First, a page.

With about 25 percent of the work complete, University of Minnesota officials say the $100 million project to renovate the U's stately Northrop Auditorium is on target for an on-time completion, despite some hiccups.
Under the project, the 83-year-old cultural and performing arts center is being remade into a 2,750-seat concert hall with state-of-the-art acoustics and improved sight lines. In addition, the revamped Northrop will feature classrooms, a lecture hall, a rehearsal hall and department offices meant to bring it more every-day functionality. The performance hall is set to debut in spring 2014, and new academic spaces will open in fall 2013.
The Northrop project is an important one for the university because it will renew the presence of the arts at a historic campus focal point, said Karen Hanson, U of M provost and senior vice president for academic affairs.
"We really view it as a center for creativity on campus where ideas are shared in many ways, not just on the stage but academic programs as well," she said.
Any project to renovate an old building as iconic and massive as Northrop is likely to supply a few unexpected surprises. In June, the capital budget for the project was increased by $5 million, partly due to "unforeseen conditions" identified during the highly complex "deconstruction" phase, when the historic interior was carefully demolished and key artifacts preserved.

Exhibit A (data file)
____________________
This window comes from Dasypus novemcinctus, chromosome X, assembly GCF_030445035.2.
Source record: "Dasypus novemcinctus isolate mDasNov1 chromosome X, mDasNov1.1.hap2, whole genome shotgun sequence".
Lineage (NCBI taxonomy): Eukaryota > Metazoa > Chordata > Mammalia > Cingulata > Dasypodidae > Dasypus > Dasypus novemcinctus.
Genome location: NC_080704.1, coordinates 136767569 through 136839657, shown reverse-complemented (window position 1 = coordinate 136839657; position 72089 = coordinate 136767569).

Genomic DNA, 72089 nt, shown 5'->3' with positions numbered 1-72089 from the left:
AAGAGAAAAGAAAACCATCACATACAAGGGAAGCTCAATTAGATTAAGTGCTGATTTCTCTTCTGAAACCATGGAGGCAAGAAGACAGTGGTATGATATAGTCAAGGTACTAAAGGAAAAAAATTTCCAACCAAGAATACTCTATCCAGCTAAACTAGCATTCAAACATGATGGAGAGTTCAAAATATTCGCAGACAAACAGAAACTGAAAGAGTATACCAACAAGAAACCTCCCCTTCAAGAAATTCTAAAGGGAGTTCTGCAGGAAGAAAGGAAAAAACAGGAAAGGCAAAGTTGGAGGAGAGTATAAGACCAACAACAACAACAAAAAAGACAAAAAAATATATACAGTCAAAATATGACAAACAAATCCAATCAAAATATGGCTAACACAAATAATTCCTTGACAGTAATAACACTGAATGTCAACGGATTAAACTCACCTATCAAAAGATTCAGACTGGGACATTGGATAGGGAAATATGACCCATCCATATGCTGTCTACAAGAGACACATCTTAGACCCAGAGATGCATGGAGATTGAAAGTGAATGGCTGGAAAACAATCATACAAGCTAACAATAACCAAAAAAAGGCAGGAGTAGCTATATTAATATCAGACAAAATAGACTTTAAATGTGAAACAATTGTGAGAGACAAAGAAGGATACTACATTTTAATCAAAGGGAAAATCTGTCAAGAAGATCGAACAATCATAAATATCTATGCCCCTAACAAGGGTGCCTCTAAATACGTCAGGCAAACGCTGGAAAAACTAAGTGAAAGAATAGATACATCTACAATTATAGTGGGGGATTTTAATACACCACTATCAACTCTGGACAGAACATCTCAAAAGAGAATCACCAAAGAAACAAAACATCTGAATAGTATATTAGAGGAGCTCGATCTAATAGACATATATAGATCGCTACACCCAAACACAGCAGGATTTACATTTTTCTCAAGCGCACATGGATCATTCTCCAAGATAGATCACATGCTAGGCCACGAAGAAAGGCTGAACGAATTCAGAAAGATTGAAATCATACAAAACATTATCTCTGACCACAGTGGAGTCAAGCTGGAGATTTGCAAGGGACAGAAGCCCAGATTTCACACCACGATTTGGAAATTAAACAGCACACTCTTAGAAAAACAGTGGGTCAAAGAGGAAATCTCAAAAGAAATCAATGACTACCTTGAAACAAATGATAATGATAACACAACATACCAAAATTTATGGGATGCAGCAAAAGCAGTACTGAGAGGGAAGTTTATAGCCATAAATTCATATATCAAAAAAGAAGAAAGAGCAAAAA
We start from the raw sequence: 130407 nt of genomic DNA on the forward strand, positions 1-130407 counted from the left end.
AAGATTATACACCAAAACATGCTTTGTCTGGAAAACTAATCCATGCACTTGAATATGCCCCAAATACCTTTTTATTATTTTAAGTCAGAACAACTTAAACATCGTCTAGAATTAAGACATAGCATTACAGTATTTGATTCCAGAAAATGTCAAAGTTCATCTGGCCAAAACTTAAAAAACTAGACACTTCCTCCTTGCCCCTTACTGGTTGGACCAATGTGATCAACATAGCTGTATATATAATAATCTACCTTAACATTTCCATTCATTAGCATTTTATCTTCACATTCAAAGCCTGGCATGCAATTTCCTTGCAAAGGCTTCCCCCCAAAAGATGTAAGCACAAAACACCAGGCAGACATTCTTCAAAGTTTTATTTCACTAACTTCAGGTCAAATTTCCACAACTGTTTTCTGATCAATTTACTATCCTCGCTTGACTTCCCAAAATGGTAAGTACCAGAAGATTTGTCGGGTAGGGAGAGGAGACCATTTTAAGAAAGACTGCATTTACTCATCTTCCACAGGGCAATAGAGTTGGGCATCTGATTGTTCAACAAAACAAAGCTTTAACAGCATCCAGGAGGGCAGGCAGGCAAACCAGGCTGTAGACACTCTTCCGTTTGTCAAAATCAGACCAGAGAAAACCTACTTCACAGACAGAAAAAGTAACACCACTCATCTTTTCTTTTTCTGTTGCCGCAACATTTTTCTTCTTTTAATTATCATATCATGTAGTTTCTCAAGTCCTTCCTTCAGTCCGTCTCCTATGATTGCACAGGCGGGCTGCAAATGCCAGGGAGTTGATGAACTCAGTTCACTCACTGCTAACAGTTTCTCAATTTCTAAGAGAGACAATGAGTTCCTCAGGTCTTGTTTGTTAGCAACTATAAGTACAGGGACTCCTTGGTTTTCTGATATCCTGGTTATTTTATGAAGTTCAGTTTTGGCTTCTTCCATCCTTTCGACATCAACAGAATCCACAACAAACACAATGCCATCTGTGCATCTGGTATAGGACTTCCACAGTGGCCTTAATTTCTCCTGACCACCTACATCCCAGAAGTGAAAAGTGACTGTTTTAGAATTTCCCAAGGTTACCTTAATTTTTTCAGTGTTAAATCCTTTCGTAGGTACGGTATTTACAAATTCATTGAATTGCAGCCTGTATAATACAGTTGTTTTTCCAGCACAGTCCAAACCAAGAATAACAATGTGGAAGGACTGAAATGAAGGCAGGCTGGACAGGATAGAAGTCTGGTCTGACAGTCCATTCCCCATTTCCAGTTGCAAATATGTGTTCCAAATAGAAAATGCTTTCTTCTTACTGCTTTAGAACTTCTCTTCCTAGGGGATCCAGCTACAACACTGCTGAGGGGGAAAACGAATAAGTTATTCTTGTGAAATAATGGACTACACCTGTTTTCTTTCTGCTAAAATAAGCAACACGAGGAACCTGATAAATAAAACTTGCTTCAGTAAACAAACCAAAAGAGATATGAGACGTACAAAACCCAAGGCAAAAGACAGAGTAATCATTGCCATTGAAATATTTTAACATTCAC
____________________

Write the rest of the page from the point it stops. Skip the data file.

Managers for J.E. Dunn Construction Co. say that while there have been some challenges, none have thrown up any insurmountable roadblocks to the timetable.
John Silva, a project manager the contractor, told an industry group from the Minnesota Construction Association this month that the renovation team -- which also includes HGA Architects and theater and acoustic consultants Arup of New York -- have at times had to deal with disconnects between the dusty original 1929 plans and what's really in the ground.
"Among the challenges that we face is the fact we are working within an existing building that hasn't had any major upgrades since it was built in the 1920s," Silva said. "So in terms of the original plans versus what we actually discovered, there were some discrepancies and differences there that we as a contractor and design team had to come up with the solutions for."
The old plans include just 70 sheets compared to the hundreds of pages of specs and documents for the new version -- and often details are sorely lacking. Undersized footings were among the problems found, he said.
"It comes down to things like, 'OK, is this footing 3 feet deep, as the plans showed, or is it really 4 feet deep?'" Silva said. "But on the whole, there hasn't been anything so far that hasn't been within our means to work through."
A tour of the facility given to MCA members this month gave tantalizing previews of two of the most striking elements of the new facility -- its new, curved balconies and sweeping stairways that will lead up from newly designed "grand entries" on the east and west sides of Northrop into its first level.
The concrete forms for the first of the three new balconies have been poured, providing a feel for how the new seating will fit into the huge, now-empty shell of the auditorium.
Also immediately apparent are two other key aspects of the project -- the building's north wall has been knocked out to provide for a deepening of the stage, leaving the back end of Northrop temporarily open to the elements. And excavation on the north side has begun to provide the foundation of a small new addition that will include loading docks on the first floor and a high-finish Founders Room for gala functions above.
Don Jacobson is a freelance writer in St. Paul.